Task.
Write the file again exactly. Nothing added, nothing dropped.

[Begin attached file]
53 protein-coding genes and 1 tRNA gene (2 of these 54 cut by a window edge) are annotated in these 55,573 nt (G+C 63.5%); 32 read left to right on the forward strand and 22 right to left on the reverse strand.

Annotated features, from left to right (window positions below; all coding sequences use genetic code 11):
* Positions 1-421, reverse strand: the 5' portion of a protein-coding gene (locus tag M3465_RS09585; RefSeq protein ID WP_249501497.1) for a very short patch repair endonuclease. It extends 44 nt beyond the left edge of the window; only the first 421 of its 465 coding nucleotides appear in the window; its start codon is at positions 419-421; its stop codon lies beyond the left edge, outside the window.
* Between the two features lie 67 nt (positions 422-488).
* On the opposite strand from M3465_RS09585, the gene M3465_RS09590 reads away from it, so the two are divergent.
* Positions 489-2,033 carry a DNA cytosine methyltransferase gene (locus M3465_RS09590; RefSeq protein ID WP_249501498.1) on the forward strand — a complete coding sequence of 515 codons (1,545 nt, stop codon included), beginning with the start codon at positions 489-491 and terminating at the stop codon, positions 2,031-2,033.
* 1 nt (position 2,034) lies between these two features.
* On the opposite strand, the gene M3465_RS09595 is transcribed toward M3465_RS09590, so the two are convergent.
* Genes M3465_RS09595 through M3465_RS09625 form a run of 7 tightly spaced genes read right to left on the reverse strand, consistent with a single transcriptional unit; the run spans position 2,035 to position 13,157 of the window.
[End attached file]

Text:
53 protein-coding genes and 1 tRNA gene (2 of these 54 cut by a window edge) are annotated in these 55,573 nt (G+C 63.5%); 32 read left to right on the forward strand and 22 right to left on the reverse strand.

Annotated features, from left to right (window positions below; all coding sequences use genetic code 11):
* Positions 1-421, reverse strand: the 5' portion of a protein-coding gene (locus tag M3465_RS09585; RefSeq protein ID WP_249501497.1) for a very short patch repair endonuclease. It extends 44 nt beyond the left edge of the window; only the first 421 of its 465 coding nucleotides appear in the window; its start codon is at positions 419-421; its stop codon lies beyond the left edge, outside the window.
* Between the two features lie 67 nt (positions 422-488).
* On the opposite strand from M3465_RS09585, the gene M3465_RS09590 reads away from it, so the two are divergent.
* Positions 489-2,033 carry a DNA cytosine methyltransferase gene (locus M3465_RS09590; RefSeq protein ID WP_249501498.1) on the forward strand — a complete coding sequence of 515 codons (1,545 nt, stop codon included), beginning with the start codon at positions 489-491 and terminating at the stop codon, positions 2,031-2,033.
* 1 nt (position 2,034) lies between these two features.
* On the opposite strand, the gene M3465_RS09595 is transcribed toward M3465_RS09590, so the two are convergent.
* Genes M3465_RS09595 through M3465_RS09625 form a run of 7 tightly spaced genes read right to left on the reverse strand, consistent with a single transcriptional unit; the run spans position 2,035 to position 13,157 of the window.